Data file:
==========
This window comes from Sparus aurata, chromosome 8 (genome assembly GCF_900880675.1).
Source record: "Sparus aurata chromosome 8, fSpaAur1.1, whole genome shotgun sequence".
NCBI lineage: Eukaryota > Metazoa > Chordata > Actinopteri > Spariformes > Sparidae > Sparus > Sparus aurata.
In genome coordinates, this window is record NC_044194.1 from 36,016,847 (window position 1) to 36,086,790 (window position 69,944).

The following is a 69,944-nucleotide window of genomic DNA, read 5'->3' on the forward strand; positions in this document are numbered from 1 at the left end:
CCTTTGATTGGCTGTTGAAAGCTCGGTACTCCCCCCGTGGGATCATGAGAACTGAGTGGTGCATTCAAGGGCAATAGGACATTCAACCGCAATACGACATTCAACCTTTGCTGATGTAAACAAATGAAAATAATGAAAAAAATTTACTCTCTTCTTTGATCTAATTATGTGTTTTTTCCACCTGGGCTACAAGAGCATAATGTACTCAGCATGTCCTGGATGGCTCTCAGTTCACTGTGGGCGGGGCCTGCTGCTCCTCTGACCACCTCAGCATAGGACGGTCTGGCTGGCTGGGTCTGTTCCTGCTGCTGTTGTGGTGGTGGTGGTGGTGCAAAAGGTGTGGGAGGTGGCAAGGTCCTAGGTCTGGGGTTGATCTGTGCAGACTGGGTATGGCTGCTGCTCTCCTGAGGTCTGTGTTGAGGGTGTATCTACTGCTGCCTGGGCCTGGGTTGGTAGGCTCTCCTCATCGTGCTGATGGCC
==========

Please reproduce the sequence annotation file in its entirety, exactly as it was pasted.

This window comes from Sparus aurata, chromosome 8 (genome assembly GCF_900880675.1).
Source record: "Sparus aurata chromosome 8, fSpaAur1.1, whole genome shotgun sequence".
NCBI lineage: Eukaryota > Metazoa > Chordata > Actinopteri > Spariformes > Sparidae > Sparus > Sparus aurata.
In genome coordinates, this window is record NC_044194.1 from 36,016,847 (window position 1) to 36,086,790 (window position 69,944).

The following is a 69,944-nucleotide window of genomic DNA, read 5'->3' on the forward strand; positions in this document are numbered from 1 at the left end:
CCTTTGATTGGCTGTTGAAAGCTCGGTACTCCCCCCGTGGGATCATGAGAACTGAGTGGTGCATTCAAGGGCAATAGGACATTCAACCGCAATACGACATTCAACCTTTGCTGATGTAAACAAATGAAAATAATGAAAAAAATTTACTCTCTTCTTTGATCTAATTATGTGTTTTTTCCACCTGGGCTACAAGAGCATAATGTACTCAGCATGTCCTGGATGGCTCTCAGTTCACTGTGGGCGGGGCCTGCTGCTCCTCTGACCACCTCAGCATAGGACGGTCTGGCTGGCTGGGTCTGTTCCTGCTGCTGTTGTGGTGGTGGTGGTGGTGCAAAAGGTGTGGGAGGTGGCAAGGTCCTAGGTCTGGGGTTGATCTGTGCAGACTGGGTATGGCTGCTGCTCTCCTGAGGTCTGTGTTGAGGGTGTATCTACTGCTGCCTGGGCCTGGGTTGGTAGGCTCTCCTCATCGTGCTGATGGCC